Wednesday, September 30, 2015

Liam Gives Me a Present on his 18th Birthday

When I applied to grad school on Long Island, the admissions director said "Oh, yes, we're only eight miles from New York City.  You can get there in ten minutes."

He meant eight miles from the hinterland of Queens, by car, without traffic.

When I arrived, I discovered that the gay neighborhoods of Manhattan were thirty miles away, two hours by train!

Cut off from the usual venues for meeting people, I started hanging out in online chatrooms -- you waited there until someone attractive showed up, then started an Instant Message conversation.

But you had to be careful.  Profile pictures might be ten years old, or of someone else entirely.  Guys dropped 20 pounds, added a few inches, and changed their age.  Sometimes they were really much older. Sometimes much younger.

Once I had made the date and was getting ready to go out the door when the guy said "By the way, I'm not really 25.  I'm 15."

I ran.

Soon I learned some strategies to weed out the underaged:
1.  They didn't want to talk about their jobs or school.
2.  They talked about their parents a lot.
3.  They wanted to "hang out," not go out on a date.
4.   They wanted to know "what it's like" to have sex with a guy.

Of course, some older guys who were closeted might be eliminated, too, but it didn't matter. There were lots of choices in the chatrooms.

Liam started hanging out in the Long Island chatroom in the fall of  1998.  I didn't need clues: he told me right off that he was in high school.

I immediately crossed him off the list of potential boyfriends, but we continued to chat. We had a lot in common.  He was from a working-class household: his dad was a truck driver, and his older brother was an auto mechanic.  He wasn't out to anyone.  He liked Buffy the Vampire Slayer, Pokemon, and the Harry Potter books, and he was taking piano and judo lessons.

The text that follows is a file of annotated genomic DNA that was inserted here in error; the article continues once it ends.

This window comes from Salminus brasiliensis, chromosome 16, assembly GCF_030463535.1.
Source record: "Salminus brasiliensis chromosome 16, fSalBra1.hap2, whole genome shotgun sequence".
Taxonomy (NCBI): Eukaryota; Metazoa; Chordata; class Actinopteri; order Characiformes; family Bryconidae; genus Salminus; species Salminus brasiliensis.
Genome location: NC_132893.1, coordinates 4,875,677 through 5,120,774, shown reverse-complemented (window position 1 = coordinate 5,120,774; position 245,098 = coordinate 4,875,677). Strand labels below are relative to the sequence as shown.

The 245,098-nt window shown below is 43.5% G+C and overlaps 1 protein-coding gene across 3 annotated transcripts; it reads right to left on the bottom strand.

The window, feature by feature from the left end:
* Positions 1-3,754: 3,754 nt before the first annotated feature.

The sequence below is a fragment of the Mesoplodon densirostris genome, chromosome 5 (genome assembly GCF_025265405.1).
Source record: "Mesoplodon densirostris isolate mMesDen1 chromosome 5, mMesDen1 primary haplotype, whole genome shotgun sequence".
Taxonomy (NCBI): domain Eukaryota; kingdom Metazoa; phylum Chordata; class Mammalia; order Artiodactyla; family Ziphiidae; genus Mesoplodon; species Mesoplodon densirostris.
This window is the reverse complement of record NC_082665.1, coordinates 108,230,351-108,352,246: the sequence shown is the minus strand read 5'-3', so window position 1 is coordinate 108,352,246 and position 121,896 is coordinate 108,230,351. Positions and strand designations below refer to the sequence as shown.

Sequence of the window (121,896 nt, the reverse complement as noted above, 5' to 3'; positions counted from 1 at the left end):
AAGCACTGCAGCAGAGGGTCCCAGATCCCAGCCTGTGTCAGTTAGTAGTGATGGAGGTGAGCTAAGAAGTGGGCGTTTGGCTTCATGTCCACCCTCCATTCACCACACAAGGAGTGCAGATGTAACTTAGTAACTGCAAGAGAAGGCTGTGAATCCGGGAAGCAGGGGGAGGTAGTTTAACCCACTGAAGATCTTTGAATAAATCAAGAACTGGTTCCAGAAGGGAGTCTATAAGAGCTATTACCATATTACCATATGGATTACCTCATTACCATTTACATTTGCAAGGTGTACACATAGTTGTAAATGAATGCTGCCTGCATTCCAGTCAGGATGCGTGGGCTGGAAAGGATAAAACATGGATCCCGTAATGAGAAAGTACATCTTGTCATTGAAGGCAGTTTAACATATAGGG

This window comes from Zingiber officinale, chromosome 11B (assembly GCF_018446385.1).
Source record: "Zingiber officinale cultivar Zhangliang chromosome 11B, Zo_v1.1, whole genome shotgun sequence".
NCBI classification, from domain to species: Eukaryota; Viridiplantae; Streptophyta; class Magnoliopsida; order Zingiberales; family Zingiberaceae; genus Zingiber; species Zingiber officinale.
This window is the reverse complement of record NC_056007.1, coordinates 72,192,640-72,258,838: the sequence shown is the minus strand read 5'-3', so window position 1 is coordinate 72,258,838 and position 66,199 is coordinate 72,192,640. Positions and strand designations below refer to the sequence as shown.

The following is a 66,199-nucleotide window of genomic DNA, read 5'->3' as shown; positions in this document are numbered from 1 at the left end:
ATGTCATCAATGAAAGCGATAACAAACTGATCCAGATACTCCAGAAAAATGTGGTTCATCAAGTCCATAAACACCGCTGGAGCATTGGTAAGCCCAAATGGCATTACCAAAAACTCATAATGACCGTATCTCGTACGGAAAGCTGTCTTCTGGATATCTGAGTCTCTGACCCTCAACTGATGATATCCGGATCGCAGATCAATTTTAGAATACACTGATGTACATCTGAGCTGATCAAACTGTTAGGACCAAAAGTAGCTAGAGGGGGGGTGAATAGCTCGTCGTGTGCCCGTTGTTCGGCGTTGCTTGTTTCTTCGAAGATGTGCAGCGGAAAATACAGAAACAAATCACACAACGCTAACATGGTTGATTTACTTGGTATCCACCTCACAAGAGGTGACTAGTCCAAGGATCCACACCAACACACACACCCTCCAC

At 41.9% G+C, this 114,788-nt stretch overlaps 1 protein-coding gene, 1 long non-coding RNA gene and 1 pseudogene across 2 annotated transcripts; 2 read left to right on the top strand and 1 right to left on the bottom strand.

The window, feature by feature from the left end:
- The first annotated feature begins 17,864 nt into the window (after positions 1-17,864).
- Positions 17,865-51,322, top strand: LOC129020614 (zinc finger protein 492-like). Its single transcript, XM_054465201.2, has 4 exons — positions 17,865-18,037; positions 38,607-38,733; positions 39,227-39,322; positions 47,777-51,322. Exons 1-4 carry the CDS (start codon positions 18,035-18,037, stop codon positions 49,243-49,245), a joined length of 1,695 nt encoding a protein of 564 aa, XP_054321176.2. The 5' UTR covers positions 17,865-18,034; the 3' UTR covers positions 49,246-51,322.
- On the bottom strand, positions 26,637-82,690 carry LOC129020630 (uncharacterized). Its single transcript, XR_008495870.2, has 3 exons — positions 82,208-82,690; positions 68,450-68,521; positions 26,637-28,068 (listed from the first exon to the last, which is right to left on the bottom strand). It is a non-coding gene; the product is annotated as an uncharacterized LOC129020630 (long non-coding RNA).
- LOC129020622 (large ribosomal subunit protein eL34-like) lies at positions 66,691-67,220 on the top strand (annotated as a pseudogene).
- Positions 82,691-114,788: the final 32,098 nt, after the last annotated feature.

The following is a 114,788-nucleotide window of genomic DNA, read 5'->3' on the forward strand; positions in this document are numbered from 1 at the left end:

We didn't talk about sex -- that was my #1 rule in chatrooms, regardless of age -- but we talked about cute guys, dating, coming out, and gay culture.   I heard about his crushes on his judo sensei and his English teacher, and encouraged him to come out to his best friend.  He heard about my research projects and my romances with Blake and his roommate Joe.

Liam began his senior year in high school in the fall of 1999.  I heard about his senior project, his first date, coming out to his brother and his parents.  One day in February 2000 he emailed me: "Hey, I'm coming to the City to talk to some admissions reps at NYU.  We should hang out while I'm there."

Did he mean hang out or hook up?  He was a senior in high school, of legal age --  but  a 20 year age difference?  What would my friends back in West Hollywood say?

"Oh, and my brother wants to meet you, too."

In that case, fine.  

Liam turned out to be a little shorter than me, firm but not muscular, with sandy blond hair and blue eyes and a warm handshake.  His brother, Ozzie, had massive biceps and a ready smile.

We browsed at the Different Light and went to a Japanese restaurant, and once Ozzie took me aside and said "Thanks for being such a good friend to my brother.  You really helped him."

I did that?

"None of us knew anything about know, gay.  You really helped."

I did that?

"And it was so great that you haven't put any pressure on him to have sex.  You could have really taken advantage of him."

" know, I can restrain myself."